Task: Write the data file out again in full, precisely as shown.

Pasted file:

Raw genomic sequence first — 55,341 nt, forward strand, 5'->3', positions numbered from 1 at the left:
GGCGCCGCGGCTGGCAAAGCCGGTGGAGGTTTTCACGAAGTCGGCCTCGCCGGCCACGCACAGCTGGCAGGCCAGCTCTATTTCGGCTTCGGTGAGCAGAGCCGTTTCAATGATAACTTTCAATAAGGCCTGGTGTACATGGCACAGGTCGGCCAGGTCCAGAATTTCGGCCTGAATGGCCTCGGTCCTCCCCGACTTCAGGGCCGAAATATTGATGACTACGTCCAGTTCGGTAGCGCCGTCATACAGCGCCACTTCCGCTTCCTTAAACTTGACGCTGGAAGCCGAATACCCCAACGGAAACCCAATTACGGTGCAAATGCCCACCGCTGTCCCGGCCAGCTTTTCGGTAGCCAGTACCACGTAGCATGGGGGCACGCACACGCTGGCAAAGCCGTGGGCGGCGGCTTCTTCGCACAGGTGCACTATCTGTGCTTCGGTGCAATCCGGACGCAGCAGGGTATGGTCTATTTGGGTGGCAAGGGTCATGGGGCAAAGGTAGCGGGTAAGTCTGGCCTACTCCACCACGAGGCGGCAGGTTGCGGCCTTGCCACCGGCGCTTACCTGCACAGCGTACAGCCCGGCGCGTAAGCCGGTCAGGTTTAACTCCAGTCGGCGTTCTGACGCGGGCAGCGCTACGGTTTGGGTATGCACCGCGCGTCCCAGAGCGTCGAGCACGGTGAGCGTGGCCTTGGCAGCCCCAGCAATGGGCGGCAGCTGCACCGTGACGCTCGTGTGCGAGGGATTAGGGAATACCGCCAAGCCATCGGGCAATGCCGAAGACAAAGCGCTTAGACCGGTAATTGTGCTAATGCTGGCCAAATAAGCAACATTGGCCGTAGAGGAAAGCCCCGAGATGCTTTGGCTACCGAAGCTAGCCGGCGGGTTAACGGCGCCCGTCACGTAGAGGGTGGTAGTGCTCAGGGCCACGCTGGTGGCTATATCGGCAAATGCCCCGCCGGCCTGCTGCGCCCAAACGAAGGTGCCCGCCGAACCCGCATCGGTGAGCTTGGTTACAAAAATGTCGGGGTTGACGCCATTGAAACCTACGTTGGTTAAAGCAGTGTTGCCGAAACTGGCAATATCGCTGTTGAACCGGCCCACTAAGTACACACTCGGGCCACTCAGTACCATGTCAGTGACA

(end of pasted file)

Raw genomic sequence first — 55,341 nt, forward strand, 5'->3', positions numbered from 1 at the left:
GGCGCCGCGGCTGGCAAAGCCGGTGGAGGTTTTCACGAAGTCGGCCTCGCCGGCCACGCACAGCTGGCAGGCCAGCTCTATTTCGGCTTCGGTGAGCAGAGCCGTTTCAATGATAACTTTCAATAAGGCCTGGTGTACATGGCACAGGTCGGCCAGGTCCAGAATTTCGGCCTGAATGGCCTCGGTCCTCCCCGACTTCAGGGCCGAAATATTGATGACTACGTCCAGTTCGGTAGCGCCGTCATACAGCGCCACTTCCGCTTCCTTAAACTTGACGCTGGAAGCCGAATACCCCAACGGAAACCCAATTACGGTGCAAATGCCCACCGCTGTCCCGGCCAGCTTTTCGGTAGCCAGTACCACGTAGCATGGGGGCACGCACACGCTGGCAAAGCCGTGGGCGGCGGCTTCTTCGCACAGGTGCACTATCTGTGCTTCGGTGCAATCCGGACGCAGCAGGGTATGGTCTATTTGGGTGGCAAGGGTCATGGGGCAAAGGTAGCGGGTAAGTCTGGCCTACTCCACCACGAGGCGGCAGGTTGCGGCCTTGCCACCGGCGCTTACCTGCACAGCGTACAGCCCGGCGCGTAAGCCGGTCAGGTTTAACTCCAGTCGGCGTTCTGACGCGGGCAGCGCTACGGTTTGGGTATGCACCGCGCGTCCCAGAGCGTCGAGCACGGTGAGCGTGGCCTTGGCAGCCCCAGCAATGGGCGGCAGCTGCACCGTGACGCTCGTGTGCGAGGGATTAGGGAATACCGCCAAGCCATCGGGCAATGCCGAAGACAAAGCGCTTAGACCGGTAATTGTGCTAATGCTGGCCAAATAAGCAACATTGGCCGTAGAGGAAAGCCCCGAGATGCTTTGGCTACCGAAGCTAGCCGGCGGGTTAACGGCGCCCGTCACGTAGAGGGTGGTAGTGCTCAGGGCCACGCTGGTGGCTATATCGGCAAATGCCCCGCCGGCCTGCTGCGCCCAAACGAAGGTGCCCGCCGAACCCGCATCGGTGAGCTTGGTTACAAAAATGTCGGGGTTGACGCCATTGAAACCTACGTTGGTTAAAGCAGTGTTGCCGAAACTGGCAATATCGCTGTTGAACCGGCCCACTAAGTACACACTCGGGCCACTCAGTACCATGTCAGTGACA